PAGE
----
Looking back at the past few years of Pakistan, it is unfortunate to have witnessed a weakened democratic paradigm in the country primarily being a consequence of evading the parliamentary system creating space for judicial activism in tandem with a failure to devolve powers to the grass-roots level as envisaged in the 18th amendment.
Our nascent democracy also endured burdens of increased economic vulnerability, an increase in social injustice and inequality, a lack of structural reform coupled with isolation on the international front which led to our sacrifices being termed as ‘nothing but lies and deceit’ and inclusion in the FATF’s grey list.
At times like this, political parties ought to feel the fiduciary responsibility of steering the nation out of the vulnerabilities being faced via a vision that translates into sustainable policies. Having worked with the PPP’s manifesto committee on the document’s preparation process, I can claim that the party has envisaged to address the country’s vulnerabilities keeping economic justice, freedom from helplessness, strengthening democracy, ensuring rights and peace, and focus on youth as the cornerstones of the its policies for Pakistan.
The manifesto begins with a promise to address a broad area of food insecurity aimed at improving food security and economic empowerment vis-à-vis wealth redistributive policies via a Bhook Mitao (hunger eradication) Program. These objectives are planned to be achieved via a rigorous focus on all nodes of agricultural sector that currently employs 40 per cent of the country’s workforce under an envisioned Zarai Inqilab Program.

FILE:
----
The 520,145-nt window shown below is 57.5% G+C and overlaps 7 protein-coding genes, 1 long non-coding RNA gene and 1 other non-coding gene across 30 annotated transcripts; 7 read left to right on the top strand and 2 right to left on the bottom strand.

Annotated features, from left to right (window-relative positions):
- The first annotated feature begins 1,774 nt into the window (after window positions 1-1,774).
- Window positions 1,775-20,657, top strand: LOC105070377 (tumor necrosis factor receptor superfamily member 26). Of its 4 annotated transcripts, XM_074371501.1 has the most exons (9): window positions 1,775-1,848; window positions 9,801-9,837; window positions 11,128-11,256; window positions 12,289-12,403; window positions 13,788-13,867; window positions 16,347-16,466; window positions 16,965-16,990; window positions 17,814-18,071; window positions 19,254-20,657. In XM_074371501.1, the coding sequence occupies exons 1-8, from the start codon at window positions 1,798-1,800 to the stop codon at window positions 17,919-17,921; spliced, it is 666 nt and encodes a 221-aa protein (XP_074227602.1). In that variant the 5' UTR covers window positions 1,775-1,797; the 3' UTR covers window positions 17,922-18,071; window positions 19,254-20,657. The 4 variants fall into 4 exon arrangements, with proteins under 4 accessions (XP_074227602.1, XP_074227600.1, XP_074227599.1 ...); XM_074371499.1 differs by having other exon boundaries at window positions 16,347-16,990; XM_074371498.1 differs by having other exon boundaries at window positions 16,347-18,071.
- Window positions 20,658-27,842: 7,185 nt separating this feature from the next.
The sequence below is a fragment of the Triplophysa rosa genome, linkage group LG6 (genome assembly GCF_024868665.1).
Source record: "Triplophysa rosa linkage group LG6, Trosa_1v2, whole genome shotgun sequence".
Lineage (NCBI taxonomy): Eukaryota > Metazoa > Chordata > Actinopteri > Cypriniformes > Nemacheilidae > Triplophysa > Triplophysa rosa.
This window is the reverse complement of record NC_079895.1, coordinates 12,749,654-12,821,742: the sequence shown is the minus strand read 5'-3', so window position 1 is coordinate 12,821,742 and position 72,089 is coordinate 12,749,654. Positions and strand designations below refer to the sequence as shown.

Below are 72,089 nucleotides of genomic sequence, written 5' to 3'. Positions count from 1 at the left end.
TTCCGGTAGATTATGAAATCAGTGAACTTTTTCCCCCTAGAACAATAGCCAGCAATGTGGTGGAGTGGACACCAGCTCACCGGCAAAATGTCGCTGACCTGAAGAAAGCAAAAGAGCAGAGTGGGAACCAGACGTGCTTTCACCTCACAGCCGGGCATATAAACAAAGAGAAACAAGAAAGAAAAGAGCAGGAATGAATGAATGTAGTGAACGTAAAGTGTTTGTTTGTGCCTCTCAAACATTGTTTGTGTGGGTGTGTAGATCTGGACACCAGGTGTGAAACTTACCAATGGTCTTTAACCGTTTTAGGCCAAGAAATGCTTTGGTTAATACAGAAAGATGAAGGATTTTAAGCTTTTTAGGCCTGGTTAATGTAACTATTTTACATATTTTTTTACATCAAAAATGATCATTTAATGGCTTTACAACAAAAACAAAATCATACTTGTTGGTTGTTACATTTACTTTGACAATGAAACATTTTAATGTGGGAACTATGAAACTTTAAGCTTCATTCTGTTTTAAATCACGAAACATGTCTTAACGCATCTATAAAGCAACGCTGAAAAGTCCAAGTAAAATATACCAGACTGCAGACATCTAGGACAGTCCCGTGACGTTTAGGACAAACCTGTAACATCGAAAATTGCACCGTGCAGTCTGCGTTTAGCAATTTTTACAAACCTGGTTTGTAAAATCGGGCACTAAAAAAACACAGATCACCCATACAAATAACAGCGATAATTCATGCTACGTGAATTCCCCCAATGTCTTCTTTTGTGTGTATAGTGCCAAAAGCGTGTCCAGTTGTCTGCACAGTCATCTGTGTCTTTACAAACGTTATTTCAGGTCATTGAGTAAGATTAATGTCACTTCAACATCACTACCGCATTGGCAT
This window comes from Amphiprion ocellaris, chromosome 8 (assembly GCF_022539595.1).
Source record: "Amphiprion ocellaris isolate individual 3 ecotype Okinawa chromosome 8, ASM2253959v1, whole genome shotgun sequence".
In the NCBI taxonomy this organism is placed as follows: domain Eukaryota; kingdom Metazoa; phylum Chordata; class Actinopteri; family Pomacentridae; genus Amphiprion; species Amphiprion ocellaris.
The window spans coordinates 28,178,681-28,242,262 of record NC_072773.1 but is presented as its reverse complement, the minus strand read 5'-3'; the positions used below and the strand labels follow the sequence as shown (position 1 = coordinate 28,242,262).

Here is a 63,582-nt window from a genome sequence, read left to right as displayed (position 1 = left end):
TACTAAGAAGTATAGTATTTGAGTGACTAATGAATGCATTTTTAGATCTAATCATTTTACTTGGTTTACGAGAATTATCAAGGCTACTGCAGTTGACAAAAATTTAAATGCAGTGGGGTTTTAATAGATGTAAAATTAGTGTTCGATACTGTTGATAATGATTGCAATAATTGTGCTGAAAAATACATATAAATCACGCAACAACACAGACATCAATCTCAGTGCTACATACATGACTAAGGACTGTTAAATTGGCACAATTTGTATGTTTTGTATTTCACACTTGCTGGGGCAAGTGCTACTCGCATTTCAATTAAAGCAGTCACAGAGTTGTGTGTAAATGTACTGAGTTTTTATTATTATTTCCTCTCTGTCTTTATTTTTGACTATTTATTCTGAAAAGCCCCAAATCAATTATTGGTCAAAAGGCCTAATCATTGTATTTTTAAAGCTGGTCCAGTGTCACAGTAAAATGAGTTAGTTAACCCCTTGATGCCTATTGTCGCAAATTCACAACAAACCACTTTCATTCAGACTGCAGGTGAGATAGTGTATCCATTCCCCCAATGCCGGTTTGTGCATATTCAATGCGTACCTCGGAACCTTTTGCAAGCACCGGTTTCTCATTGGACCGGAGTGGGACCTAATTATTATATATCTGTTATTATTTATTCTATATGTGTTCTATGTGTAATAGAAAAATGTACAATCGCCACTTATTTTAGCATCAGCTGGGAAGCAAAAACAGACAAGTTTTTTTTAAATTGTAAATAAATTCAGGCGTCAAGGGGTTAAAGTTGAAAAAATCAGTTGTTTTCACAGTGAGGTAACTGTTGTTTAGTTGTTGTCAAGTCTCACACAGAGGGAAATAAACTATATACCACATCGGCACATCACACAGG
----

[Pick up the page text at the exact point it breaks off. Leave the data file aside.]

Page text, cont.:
Addressing all nodes of the agricultural value chain, the Benazir Kissan Card scheme will ensure subsidy on credit financing, provision of subsidised fertiliser and electricity, crop insurance for small farmers, targeted provision of subsidised drip irrigation technology, policies for improving market access and subsidised access to farming technologies and tools among other envisaged interventions. PPP further plans to carry out an extensive overhaul of the price support system and envisages to ensure price security to farmers for each crop. Successful implementation in these policy areas will enable growth in the agriculture sector led by the marginalised segments of the populace leading to improvement in food security metrics.
With regard to food provision precisely, the PPP plans to introduce a ‘food card’ system at the union council level and link it with the Benazir Income Support Programme for targeted provision of subsidised food products to those most in need. The party further seeks to address inequality and social injustice by expanding the Peoples Poverty Reduction Programme which will provide interest-free loans and carry out capacity-building of marginalised segments to make them financially stable.
On the economic front, the nation saw an increase of $33 billion in external debt mostly for populist projects that seldom alleviated the nation’s socioeconomic deprivations and focused on infrastructure mostly. Based on this, the IMF has projected Pakistan’s external liabilities to rise to $144 billion in the next five years and believes that the debt repayment capacity of the economy has significantly lagged behind in comparison with the increase in loans. The manifesto seeks to rationalise infrastructure spending and aims to devise principles for resource allocation via a policy framework which will also address bottlenecks in project financing to avoid cost escalations. PPP also aims to build consensus on economic issues in Parliament.